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Avoiding Spiritual Dangers and Pitfalls: an interview with Eddie Hyatt

The last days will be characterized by a world-wide outpouring of the Holy Spirit, and by wide-spread deception.

So, I see a strong remnant of Spirit-filled believers in the days ahead, but also much deception among those who call themselves charismatic, prophetic or Pentecostal. So, we must be diligent to “test the spirits” as John exhorts in I John 4:4 and to judge/evaluate prophetic utterances as Paul commands in I Corinthians 14:29. Our approach should be, on the one hand, “open without being naïve,” and on the other, “critical and discerning without being judgmental.”

 

Larry Russi: If the Lord tarries, where do you see the Pentecostal/charismatic churches in the next 5-10 years?

Eddie Hyatt: I see the Pentecostal/charismatic movement continuing to expand globally, especially in South America, Asia and Africa, but having to deal with the same extremes in doctrine and practice that are delineated in the book. Ideally, in the days ahead, the older Pentecostal churches will sincerely seek God for spiritual renewal in their midst and the new emerging charismatic churches will be willing to sit down and learn from Scripture and from those who have preceded them.

 

Larry Russi: Chapter 12 is entitled 5 Reasons I Do Not Practice Contemplative Prayer. Many believers subscribe to this form of meditation. Do you feel that Christians who practice contemplative prayer are being deceived? What, if any, are the dangers in this practice?

Eddie Hyatt: Contemplative prayer tends to be anthropocentric and self-serving in that it is used to seek an experience for the practitioner rather than seeking to know the Lord and His will. The emphasis is on techniques and postures rather than honest, heart-felt communication with the Lord. As I show in the book, contemplative prayer was brought into the church in the Middle Ages by a Syrian monk who falsely claimed to be Dionysius, Paul’s convert/disciple in Athens. His claim has been rejected by both Catholic and Protestant scholars, but the form of prayer he introduced has remained. Neither Jesus nor any New Testament writer taught contemplative prayer as it is taught today.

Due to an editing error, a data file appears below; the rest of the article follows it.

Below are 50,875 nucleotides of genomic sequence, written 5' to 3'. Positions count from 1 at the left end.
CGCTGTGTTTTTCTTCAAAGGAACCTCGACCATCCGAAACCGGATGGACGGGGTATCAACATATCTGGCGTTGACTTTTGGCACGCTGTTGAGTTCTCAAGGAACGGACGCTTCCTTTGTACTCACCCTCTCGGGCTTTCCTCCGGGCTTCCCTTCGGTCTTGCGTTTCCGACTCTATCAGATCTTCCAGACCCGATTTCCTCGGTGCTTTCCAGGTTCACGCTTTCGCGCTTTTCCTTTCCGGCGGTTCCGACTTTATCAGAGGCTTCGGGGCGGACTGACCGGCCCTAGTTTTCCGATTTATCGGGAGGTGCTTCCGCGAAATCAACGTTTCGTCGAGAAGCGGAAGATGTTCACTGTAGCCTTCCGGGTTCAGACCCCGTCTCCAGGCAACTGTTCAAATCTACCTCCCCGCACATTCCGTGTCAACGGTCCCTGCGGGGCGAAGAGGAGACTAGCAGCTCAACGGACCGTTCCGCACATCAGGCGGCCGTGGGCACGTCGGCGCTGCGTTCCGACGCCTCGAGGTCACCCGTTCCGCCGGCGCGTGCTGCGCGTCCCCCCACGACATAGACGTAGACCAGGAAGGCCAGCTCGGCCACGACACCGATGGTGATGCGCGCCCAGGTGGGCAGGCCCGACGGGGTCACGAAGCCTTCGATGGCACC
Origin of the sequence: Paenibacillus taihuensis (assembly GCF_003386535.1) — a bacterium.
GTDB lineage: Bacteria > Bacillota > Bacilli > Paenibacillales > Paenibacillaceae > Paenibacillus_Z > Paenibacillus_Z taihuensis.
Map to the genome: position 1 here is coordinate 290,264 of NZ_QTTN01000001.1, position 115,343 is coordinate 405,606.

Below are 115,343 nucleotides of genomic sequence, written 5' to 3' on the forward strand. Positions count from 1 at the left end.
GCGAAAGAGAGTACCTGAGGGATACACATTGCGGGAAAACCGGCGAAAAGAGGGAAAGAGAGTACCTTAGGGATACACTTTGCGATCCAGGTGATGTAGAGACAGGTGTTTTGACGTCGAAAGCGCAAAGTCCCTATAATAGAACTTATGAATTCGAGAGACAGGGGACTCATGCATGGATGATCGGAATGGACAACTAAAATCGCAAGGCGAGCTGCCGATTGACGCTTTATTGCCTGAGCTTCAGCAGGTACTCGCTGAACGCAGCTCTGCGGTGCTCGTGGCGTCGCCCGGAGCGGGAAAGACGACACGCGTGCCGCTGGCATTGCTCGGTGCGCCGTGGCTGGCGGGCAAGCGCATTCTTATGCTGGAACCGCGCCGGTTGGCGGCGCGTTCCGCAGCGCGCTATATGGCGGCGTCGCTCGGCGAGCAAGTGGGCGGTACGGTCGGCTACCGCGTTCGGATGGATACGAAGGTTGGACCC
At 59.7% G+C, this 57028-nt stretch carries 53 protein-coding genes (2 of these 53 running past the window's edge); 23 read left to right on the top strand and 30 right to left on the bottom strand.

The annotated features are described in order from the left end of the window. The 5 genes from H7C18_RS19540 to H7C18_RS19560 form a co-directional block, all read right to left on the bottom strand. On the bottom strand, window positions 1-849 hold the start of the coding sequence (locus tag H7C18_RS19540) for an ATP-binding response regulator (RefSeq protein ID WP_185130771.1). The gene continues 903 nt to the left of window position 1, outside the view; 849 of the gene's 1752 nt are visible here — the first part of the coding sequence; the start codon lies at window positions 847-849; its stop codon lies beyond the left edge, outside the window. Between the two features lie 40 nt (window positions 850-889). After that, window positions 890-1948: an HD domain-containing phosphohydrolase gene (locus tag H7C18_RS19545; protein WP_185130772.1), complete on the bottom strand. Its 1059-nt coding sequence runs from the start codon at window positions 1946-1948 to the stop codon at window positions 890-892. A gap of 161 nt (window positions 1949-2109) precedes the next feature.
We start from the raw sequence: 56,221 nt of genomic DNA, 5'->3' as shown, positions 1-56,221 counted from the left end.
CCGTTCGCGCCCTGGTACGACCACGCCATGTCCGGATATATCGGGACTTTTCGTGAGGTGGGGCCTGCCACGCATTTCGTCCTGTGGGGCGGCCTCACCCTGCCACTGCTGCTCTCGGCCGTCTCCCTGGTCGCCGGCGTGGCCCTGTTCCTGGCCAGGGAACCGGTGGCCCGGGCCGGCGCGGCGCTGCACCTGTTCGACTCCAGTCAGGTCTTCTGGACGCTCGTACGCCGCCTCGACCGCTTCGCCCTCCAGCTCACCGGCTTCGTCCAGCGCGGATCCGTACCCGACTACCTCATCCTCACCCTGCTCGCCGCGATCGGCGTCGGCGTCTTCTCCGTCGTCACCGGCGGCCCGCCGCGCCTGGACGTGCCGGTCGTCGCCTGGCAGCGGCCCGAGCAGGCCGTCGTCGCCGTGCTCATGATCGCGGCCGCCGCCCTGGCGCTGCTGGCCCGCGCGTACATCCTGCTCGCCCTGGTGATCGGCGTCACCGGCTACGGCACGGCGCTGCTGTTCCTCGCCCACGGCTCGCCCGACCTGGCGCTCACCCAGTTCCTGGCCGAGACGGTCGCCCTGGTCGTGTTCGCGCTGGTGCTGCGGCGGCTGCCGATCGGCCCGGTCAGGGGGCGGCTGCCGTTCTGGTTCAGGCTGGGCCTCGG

I once attended a charismatic week-end spiritual retreat where everyone was required to take a vow of silence and the medieval mystics were held up as models of spirituality we should follow. I came away with a deep and profound sense that what I had encountered was a substitute for the spirituality of the New Testament, which is centered in a baptism in the Holy Spirit for service and meant to empower the believer to be the Lord’s witness to the ends of the earth (Acts 1:8).

 

Larry Russi: How does contemplative prayer differ from meditating on God’s word?

Eddie Hyatt: The goal of contemplative prayer is a spiritual/mystical experience. In contemplative prayer the mind must be cleared and “centered” for such an experience. For the believer meditating on God’s word, the goal is not to have a mystical experience, but to be settled, grounded and transformed by the truth of God’s word. They may have a mystical experience, but that is not their goal. Their goal is to know Him through His word so they can then be more effective in making Him known to others. This is important, for the greatest revelation of Christ is to be found, not in a mystical experience, but in God’s word. Jesus made this plain when in His post-resurrection appearance to the two disciples on the Emmaus Road, he spent the entire time (probably around two hours) taking them from Genesis to Malachi and expounding to them in all the Scripture the things concerning Himself (Luke 24:27).

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Category: Spirit, Summer 2019

About the Author: Eddie L. Hyatt, D.Min. (Regent University), M.Div. and M.A. (Oral Roberts University), serves the body of Christ around the world by teaching with academic excellence and the anointing of the Holy Spirit. He has authored several books, including 2000 Years of Charismatic Christianity. His passion is to see authentic spiritual awakening transform the Church and impact the world in the Twenty-first century. www.eddiehyatt.com

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